Saskatchewan in war: the social impact of the British commonwealth air training plan on Saskatchewan
Conrad, Peter C. (Peter Christopher)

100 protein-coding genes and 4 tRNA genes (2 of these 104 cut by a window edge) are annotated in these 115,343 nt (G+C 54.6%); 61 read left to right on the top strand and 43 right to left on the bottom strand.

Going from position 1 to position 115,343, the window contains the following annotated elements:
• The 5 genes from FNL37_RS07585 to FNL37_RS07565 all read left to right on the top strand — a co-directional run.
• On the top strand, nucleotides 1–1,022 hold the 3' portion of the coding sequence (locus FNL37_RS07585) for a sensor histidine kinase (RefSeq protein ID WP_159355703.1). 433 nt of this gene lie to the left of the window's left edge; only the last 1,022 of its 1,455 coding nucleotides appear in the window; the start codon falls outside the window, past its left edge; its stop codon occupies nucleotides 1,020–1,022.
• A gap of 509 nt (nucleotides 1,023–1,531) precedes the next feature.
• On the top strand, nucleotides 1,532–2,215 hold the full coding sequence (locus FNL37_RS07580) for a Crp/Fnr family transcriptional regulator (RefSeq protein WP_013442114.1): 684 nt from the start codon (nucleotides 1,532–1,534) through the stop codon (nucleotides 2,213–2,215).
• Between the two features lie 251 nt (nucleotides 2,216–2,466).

Over 131,000 aircrew were trained by the British Commonwealth Air Training Plan. Saskatchewan air schools trained twenty percent of the pilots and thirty percent of some categories of aircrew. The numbers were impressive. There were many social ramifications with the coming of the Air Training Plan. Saskatchewan had suffered more than any other province of Canada during the Great Depression. The air schools brought economic recovery, as well as the stress, of housing shortages and tension brought by large numbers of personnel arriving in the small communities. In spite of these strains, the population responded with warm acceptance. Patriotism was important in the good relations between the air schools and the host communities. The people of the province opened their homes to the airmen at Christmas. The airmen, in turn, acted to help with the harvests across the province. In the early years of the war Saskatchewan found her population greatly decreased because of enlistments and the migration of people out of the province to the industrial centres of Canada. This lower population of the province created a need for the air personnel to participate in cultural and sporting events in the communities. The schools provided bands where the local community had lost their band or never had one. Civilians brought the schools stage shows and concerts. Schools and communities united to produce fairs and carnivals. Air personnel and civilians danced together. Airmen and airwomen became the central figures in local sports. In the hockey season of 1942-43, the airmen took over the senior hockey league in the province. In cultural and sporting events, the airmen, airwomen and the local civilians united as one community. Only the Service Flying Training School at Moose Jaw reported friction between civilians and airmen. The violence at Moose Jaw in 1944 was the result of poor morale and discipline among a group of airmen. The disturbances were important because they demonstrated the potential for friction between civilians and air personnel. Patriotism, economic recovery and the unity of air schools and host communities for the war effort brought a significant and lasting change to the province. The Second World War was an important chapter in Saskatchewan history that cannot be ignored.